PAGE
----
Frances Turner, social worker who spent a life helping others

After her retirement in 2005, she became the chair of Jewish Women’s Action

Tuesday, 3rd May — By Dan Carrier

Frances Turner 2 IMG_0554

Frances Turner

LOYAL, brave, funny, and a true “mensch” – the accolades for the life of Frances Turner, who died earlier this month, have revealed her impact on family, friends and strangers.

Frances, who was 75, spent her days working to improve others’ lives – be it her role as a social worker and at Hampstead Community Centre, a counsellor, a volunteer at the domestic abuse charity JWA, or simply through her unswerving dedication to her friends. Frances was born to Ettie and Henry Coe in 1947.

Her father made veneer – his work gracing the interiors of the car firm Jaguar. Her mother came from Latvia in the 1930s to study English. The pair met, fell in love, and decided to marry. Ettie had been due to head back home.

Her family were worried about the looming war, but when the Munich Agreement delayed the conflict, Ettie’s mother gave the wedding her blessing and travelled to the UK, returning to Latvia before war broke out. It was the last time Ettie saw her mother, the family murdered by Nazis or perished fighting them.

Frances was born in 1946 in Wembley and attended Heathfields secondary school and completed a business diploma at the City of London College.

Frances Turner

Frances met David Turner when she was aged 15. He was two years older, and fell in love immediately – though it took him a little while to snare the object of his desires.

They were married in 1971 and have three children: Anna in 1973, Ben in 1977 and Gabe in 1980. In the early years of their marriage, they lived in Primrose Hill before moving to Belsize Park in the mid-1970s. It was here Frances created the perfect family home so many will recognise – full of friends, love, laughter and joy.

In the 1960s Frances worked for Task Force, a charity providing support for older people, and then became a social worker at Euston’s Elizabeth Garrett Anderson hospital.

In the 1970s, Frances studied at the London School of Economics and took a course in counselling at the South West London Poly. In the 1980s, Frances joined Hampstead Community Centre and set up projects, including a mother and baby group and the Hampstead Counselling Service.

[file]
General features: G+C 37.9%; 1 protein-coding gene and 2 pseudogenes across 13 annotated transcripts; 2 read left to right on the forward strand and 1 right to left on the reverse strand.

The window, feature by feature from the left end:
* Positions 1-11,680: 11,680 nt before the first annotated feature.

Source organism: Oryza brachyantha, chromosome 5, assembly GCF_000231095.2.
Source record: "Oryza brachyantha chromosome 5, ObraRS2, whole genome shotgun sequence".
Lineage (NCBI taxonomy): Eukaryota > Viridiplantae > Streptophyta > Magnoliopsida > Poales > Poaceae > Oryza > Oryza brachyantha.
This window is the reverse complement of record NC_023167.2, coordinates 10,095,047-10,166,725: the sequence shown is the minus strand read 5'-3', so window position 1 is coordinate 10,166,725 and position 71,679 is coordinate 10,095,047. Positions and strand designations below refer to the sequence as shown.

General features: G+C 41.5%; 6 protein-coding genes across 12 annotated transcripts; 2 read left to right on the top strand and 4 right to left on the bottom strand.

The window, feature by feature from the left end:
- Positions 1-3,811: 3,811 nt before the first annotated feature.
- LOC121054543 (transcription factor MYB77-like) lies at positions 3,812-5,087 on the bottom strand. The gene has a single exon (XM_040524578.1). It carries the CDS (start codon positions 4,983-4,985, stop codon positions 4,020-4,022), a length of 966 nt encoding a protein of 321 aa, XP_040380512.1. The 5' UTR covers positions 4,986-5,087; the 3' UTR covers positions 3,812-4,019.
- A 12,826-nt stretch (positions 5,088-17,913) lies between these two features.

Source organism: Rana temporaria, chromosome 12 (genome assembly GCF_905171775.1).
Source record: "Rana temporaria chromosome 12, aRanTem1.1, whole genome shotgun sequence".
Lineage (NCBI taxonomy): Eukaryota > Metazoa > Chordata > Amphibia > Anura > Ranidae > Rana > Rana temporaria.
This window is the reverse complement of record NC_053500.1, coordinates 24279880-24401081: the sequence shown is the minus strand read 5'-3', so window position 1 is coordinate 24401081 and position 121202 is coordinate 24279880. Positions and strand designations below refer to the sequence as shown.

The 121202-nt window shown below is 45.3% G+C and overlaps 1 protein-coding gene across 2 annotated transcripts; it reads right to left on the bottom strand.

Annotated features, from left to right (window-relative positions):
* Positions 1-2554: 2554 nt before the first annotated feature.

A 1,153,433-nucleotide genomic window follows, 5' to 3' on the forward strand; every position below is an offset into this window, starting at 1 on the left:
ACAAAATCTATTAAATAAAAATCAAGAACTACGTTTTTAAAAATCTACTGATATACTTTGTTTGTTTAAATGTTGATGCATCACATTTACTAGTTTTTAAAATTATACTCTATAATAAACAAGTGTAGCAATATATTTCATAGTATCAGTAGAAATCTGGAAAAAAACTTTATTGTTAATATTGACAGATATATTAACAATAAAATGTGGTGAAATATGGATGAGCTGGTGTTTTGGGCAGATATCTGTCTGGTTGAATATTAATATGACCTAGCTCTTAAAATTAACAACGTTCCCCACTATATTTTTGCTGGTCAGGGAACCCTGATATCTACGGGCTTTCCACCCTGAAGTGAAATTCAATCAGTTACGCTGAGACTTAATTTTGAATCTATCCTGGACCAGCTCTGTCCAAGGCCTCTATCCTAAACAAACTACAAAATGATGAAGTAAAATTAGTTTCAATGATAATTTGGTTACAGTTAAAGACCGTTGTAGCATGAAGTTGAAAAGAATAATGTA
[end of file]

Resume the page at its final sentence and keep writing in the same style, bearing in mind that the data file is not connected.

After her retirement in 2005, she became the chair of Jewish Women’s Action.

A feminist, she was not afraid of speaking truth to power, and doing what she knew was right. Other voluntary roles included working for the Anna Freud Centre and Jewish Continuity.

Many have stories about Frances and the trail she blazed: one anecdote shared at her funeral by her son, Ben, reveals her sense of humour.

“As a Jew who goes to shul, you get a lot of people saying ‘you’re so tall, how did you grow so tall’ over and over. It’s a remarkably common question considering how little appetite people have for a discussion on the complex interplay between genetics, diet and other environmental factors,” he recalled.

“Dad would laugh and say people are just trying to be friendly and not everyone is blessed with great chat. “But Mum could never resist. I remember her on a few occasions when asked ‘why are your sons so tall?’ saying ‘I still breastfeed them’.”

Frances loved opera.  A fan of Verdi and Mozart, she was a Friend of the Royal Opera House in Covent Garden.

She loved art galleries, taking her grandchildren along on culturally enriching trips and introducing them to ballet.  They recall that as well as enjoying high culture, Frances wasn’t adverse to a shopping expedition to buy them new clothes.

There were walks, visits to gardens, and always a course offering a new set of skills she fancied learning.

Frances’s impact will be remembered by her friends – and her legacy includes the many, many people who did not know her but had their world enriched by the work she dedicated her life to.

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